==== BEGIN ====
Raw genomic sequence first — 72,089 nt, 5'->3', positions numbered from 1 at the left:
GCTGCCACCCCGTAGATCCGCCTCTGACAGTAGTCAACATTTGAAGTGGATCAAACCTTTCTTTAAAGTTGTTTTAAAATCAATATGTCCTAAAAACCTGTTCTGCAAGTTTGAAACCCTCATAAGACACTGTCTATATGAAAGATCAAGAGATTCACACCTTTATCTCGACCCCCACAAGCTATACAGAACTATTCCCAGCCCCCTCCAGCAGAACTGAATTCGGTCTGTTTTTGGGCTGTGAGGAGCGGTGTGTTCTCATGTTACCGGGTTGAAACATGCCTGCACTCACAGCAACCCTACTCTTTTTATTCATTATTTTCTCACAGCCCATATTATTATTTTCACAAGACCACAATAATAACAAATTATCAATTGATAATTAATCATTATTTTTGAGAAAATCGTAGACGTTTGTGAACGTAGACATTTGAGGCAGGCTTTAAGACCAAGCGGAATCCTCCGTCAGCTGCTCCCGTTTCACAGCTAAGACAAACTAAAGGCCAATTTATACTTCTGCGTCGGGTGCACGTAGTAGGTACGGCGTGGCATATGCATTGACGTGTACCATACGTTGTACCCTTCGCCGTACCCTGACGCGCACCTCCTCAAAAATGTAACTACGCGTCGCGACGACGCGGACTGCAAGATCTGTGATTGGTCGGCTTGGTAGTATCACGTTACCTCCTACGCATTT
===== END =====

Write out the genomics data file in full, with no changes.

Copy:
Raw genomic sequence first — 72,089 nt, 5'->3', positions numbered from 1 at the left:
GCTGCCACCCCGTAGATCCGCCTCTGACAGTAGTCAACATTTGAAGTGGATCAAACCTTTCTTTAAAGTTGTTTTAAAATCAATATGTCCTAAAAACCTGTTCTGCAAGTTTGAAACCCTCATAAGACACTGTCTATATGAAAGATCAAGAGATTCACACCTTTATCTCGACCCCCACAAGCTATACAGAACTATTCCCAGCCCCCTCCAGCAGAACTGAATTCGGTCTGTTTTTGGGCTGTGAGGAGCGGTGTGTTCTCATGTTACCGGGTTGAAACATGCCTGCACTCACAGCAACCCTACTCTTTTTATTCATTATTTTCTCACAGCCCATATTATTATTTTCACAAGACCACAATAATAACAAATTATCAATTGATAATTAATCATTATTTTTGAGAAAATCGTAGACGTTTGTGAACGTAGACATTTGAGGCAGGCTTTAAGACCAAGCGGAATCCTCCGTCAGCTGCTCCCGTTTCACAGCTAAGACAAACTAAAGGCCAATTTATACTTCTGCGTCGGGTGCACGTAGTAGGTACGGCGTGGCATATGCATTGACGTGTACCATACGTTGTACCCTTCGCCGTACCCTGACGCGCACCTCCTCAAAAATGTAACTACGCGTCGCGACGACGCGGACTGCAAGATCTGTGATTGGTCGGCTTGGTAGTATCACGTTACCTCCTACGCATTT